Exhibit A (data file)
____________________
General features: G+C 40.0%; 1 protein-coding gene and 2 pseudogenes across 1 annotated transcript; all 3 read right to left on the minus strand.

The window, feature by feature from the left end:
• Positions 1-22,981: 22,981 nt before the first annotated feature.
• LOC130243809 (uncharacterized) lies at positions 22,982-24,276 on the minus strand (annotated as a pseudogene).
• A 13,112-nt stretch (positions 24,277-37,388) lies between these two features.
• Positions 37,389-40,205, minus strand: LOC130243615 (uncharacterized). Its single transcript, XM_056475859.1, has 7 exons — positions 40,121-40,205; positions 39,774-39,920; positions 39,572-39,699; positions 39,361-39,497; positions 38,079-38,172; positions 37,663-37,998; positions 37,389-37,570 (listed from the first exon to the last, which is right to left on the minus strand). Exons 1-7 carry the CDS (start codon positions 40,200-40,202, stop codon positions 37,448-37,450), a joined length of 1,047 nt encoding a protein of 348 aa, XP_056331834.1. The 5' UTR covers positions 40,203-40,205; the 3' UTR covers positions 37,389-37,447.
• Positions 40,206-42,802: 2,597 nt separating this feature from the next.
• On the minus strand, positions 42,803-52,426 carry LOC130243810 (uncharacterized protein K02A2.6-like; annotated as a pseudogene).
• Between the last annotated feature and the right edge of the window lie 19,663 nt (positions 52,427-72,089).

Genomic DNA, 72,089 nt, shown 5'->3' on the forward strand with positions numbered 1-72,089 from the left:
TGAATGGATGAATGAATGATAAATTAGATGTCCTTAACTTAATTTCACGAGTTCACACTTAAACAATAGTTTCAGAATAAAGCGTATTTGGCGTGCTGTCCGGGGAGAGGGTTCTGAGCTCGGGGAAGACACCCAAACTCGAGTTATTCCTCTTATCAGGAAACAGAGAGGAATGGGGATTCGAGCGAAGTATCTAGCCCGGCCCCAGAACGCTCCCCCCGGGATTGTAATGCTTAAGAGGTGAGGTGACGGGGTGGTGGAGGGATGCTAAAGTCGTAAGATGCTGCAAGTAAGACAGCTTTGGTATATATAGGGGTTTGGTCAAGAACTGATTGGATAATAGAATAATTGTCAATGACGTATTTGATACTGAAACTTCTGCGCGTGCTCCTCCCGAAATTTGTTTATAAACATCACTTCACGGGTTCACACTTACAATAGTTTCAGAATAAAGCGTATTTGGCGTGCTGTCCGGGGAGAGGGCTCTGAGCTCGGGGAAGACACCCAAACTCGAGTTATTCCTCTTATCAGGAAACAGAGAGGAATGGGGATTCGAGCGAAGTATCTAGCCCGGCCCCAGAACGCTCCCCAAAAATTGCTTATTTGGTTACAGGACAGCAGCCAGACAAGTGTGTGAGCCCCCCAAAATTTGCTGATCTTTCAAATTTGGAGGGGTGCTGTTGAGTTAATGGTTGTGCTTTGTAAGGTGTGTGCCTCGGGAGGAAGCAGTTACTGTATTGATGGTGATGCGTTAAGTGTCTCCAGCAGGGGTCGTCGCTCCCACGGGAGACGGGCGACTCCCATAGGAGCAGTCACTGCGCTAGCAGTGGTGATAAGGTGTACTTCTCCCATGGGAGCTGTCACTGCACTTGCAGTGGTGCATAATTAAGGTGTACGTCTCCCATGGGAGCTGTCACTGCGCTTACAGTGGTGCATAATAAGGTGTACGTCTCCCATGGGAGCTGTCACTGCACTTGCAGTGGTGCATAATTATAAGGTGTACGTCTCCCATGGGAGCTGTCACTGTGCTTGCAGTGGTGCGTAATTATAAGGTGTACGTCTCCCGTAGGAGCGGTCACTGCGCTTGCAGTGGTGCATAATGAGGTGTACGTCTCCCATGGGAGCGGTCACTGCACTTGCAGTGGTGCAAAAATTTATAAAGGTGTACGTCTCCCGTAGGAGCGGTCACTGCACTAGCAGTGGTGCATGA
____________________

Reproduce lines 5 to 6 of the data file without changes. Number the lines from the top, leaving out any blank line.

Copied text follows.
• A 13,112-nt stretch (positions 24,277-37,388) lies between these two features.
• Positions 37,389-40,205, minus strand: LOC130243615 (uncharacterized). Its single transcript, XM_056475859.1, has 7 exons — positions 40,121-40,205; positions 39,774-39,920; positions 39,572-39,699; positions 39,361-39,497; positions 38,079-38,172; positions 37,663-37,998; positions 37,389-37,570 (listed from the first exon to the last, which is right to left on the minus strand). Exons 1-7 carry the CDS (start codon positions 40,200-40,202, stop codon positions 37,448-37,450), a joined length of 1,047 nt encoding a protein of 348 aa, XP_056331834.1. The 5' UTR covers positions 40,203-40,205; the 3' UTR covers positions 37,389-37,447.